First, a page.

• About 9% less yield for Ore Excavators
  • 12.5% lower speed for Ore Excavators
  • About 11% longer cycle time for Ice Excavators
  • 10% lower speed for Ice Excavators

Meanwhile, the mining anomalies, where Rorquals harvest, will now have respawn delays as follows:

  • 20 minutes for the Small Asteroid Cluster
  • 1 hour for the Medium Asteroid Cluster
  • 2 hours for the Large Asteroid Cluster variants
  • 4 hours for the Enormous Asteroid Cluster variants
  • 5 hours for the Colossal Asteroid Cluster variants

The anom changes will keep Rorquals from being able to continually harvest in colossal clusters in a single system without interruption.  It will also mean that people in later time zones might be left in the lurch waiting for respawns.

Meanwhile, in an effort to put a lid on the expansion of the money supply, Friday CCP announced they would be nerfing fighters in order to reduce the efficiency of super ratting.

This is the one that really lit up Reddit and required the moderators to create a single threadnought as new threads were spawning repeatedly.  There the threats to rage quit were rife while the only CCP response came from CCP Quant, who does the monthly economic reports, who seemed keen to follow the CCP strategy of increasing overall drama by opening with this:

What we have here is literally the top 1% of the top 1% screaming their lungs out over these nerfs, while trying to convince the rest of the player-base to think that CCP is ruining the game for everyone. What we are really doing is keeping it from becoming yet another hyper inflated virtual economy at the cost of pissing off a particular group of players. Prior to this patch, a relatively small group of players were making the same amount of isk in npc bounties as the entire player-base did a year ago.

His statement proved the danger of carelessly throwing around numbers in front of an audience of internet spaceship nerds.  He had to back away from his claim that people were making 260 million ISK ticks (a tick is 20 minutes of time) while the “top 1% of the top 1%” has to be such a vanishingly small number… maybe 50 people if you think half a million play on Tranquility, and it would amaze me to find that there were that many people playing… that he was wrecking what I believe was his point… /r/eve doesn’t represent the whole population of New Eden… with a distracting statement.

This surge of push back on the plans… some of which coalesced around the idea of balancing PvE on the back of PvP, ever a hot button topic… caused CCP to spend the weekend reflecting on the whole thing.  They came back yesterday with some revised changes.  The plan is:

  • Light Fighters (Space Superiority): No Change
  • Light Fighters (Attack): 10% reduction to Basic Attack and Heavy Rocket Salvo damage (was 20%)
  • Support Fighters: No Change
  • Heavy Fighters (Heavy Attack): No Change (was 10% reduction to Basic Attack and Torpedo Salvo damage)
  • Heavy Fighters (Long Range Attack): 20% reduction to Basic Attack damage (was 30%)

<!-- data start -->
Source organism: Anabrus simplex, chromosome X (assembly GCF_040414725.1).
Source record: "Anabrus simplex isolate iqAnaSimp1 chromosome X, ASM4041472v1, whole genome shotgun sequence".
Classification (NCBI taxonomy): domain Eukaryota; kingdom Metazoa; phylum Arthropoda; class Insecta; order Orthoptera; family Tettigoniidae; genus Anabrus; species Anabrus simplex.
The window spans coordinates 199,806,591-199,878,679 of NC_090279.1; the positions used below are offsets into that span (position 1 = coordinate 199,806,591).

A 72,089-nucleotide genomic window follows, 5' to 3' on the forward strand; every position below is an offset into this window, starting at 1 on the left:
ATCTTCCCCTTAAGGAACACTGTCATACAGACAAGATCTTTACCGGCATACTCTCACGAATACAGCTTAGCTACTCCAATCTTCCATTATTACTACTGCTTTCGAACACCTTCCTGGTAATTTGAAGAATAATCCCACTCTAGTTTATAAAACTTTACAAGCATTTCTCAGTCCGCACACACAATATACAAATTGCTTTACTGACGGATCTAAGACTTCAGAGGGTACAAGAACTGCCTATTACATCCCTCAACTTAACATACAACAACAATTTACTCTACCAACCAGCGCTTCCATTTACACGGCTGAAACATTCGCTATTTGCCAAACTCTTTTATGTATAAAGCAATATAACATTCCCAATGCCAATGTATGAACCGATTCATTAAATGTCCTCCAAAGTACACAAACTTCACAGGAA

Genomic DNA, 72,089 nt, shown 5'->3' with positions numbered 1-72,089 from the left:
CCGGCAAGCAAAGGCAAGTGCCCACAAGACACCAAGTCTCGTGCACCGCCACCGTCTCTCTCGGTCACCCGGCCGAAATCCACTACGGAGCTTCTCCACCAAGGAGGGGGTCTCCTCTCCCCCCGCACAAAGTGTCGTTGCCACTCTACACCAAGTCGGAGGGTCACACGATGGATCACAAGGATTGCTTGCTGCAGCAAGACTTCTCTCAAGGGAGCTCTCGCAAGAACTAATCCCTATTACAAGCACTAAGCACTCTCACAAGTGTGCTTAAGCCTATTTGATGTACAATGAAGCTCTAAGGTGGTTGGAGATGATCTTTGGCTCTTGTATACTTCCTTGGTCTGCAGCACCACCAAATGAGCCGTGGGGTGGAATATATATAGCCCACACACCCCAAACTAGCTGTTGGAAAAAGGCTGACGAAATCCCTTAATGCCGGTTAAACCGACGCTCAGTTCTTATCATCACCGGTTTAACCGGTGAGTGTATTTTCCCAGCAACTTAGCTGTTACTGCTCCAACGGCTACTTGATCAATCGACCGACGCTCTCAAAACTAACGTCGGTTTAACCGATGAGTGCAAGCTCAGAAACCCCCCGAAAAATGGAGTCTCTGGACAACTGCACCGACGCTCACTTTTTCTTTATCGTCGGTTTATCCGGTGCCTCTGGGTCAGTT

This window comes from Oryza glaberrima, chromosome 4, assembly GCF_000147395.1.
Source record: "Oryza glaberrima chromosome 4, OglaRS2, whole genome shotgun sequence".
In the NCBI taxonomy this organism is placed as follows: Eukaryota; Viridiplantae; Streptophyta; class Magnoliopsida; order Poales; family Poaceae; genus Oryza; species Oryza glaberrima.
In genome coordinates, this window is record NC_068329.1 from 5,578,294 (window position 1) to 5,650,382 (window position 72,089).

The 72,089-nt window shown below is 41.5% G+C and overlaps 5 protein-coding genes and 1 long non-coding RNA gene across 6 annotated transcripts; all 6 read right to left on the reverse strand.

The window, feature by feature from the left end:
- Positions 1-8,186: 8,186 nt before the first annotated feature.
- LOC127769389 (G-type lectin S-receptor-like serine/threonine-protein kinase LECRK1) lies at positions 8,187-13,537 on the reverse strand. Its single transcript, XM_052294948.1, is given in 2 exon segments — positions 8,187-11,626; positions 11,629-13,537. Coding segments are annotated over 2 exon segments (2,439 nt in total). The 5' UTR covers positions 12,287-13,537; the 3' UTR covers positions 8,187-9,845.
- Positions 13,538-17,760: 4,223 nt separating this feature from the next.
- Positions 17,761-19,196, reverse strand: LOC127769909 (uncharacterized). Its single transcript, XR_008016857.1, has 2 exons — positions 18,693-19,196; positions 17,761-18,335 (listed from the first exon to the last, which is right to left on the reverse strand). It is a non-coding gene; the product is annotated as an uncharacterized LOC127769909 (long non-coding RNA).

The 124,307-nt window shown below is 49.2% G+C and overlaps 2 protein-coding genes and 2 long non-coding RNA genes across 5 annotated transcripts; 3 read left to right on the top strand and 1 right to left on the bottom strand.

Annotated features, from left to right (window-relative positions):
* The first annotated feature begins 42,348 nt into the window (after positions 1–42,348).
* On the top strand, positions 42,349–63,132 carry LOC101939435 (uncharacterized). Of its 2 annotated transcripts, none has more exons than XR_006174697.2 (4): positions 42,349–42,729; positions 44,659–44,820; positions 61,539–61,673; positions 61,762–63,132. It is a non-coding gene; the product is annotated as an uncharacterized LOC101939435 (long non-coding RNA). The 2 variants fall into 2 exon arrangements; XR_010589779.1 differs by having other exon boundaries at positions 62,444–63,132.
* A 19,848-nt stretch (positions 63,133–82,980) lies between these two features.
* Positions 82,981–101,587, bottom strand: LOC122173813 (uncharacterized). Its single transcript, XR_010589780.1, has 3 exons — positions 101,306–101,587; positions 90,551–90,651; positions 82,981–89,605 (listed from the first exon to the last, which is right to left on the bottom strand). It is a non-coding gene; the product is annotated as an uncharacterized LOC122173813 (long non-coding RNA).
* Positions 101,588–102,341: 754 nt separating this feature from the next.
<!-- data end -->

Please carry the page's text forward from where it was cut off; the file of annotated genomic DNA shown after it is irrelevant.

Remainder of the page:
• Heavy Fighters (Shadow): No Change
  • NPC Fighter Aggression: No Change (was +15%)
  • We are working on changes to Anomalies that will reduce the effectiveness of Carriers and Supercarriers. These changes will be announced at a later date.

They also added in some data, which people had been asking for, to support these nerfs.  For the first five days in June 10.6 trillion ISK was rewarded from bounties, with the top three recipient classes being:

  • 22.3% (2.3T) of the ISK was generated by 1.4% of characters earning bounties, using Supercarriers
  • 24.2% (2.6T) of the ISK was generated by 4.8% of characters earning bounties, using Carriers
  • 19.1% (2T) of the ISK was generated by 16.6% of characters earning bounties, using T1 Cruisers

So 46.5% of the bounties paid out went to just 6.2% of the players awarded bounties.

That certainly sounds out of balance to me.  But I didn’t put down 20 billion ISK to buy a supercarrier when it became clear that running anomalies in them was the most efficient way to collect bounties… something that was pretty clear about six months back.  I still potter about in my Ishtar making the same amount of ISK per tick as I was five years ago.

Anyway, we shall see if this puts any sort of damper on the ever increasing money supply in New Eden or if CCP has to go further.

And then the third nerf, pirate faction battleship blue prints will drop less frequently now as part of an effort to reign in the proliferation of these hulls in New Eden.

I guess when a cheapskate like me who only rats in an Ishtar, thus deprived of dank super ticks, has a Machariel for fleet ops, it might be a sign.  Once such hulls were reserved for big spenders and the elite who would fit them with officer mods and fly them with expensive implants.  Now even the Imperium, ever conscious of the budget constraints of their rank and file, has a Machariel doctrine with Bhalgorns in the mix, several groups run Nightmare doctrines, and ratters everywhere… if not in supercarriers… use Rattlesnakes.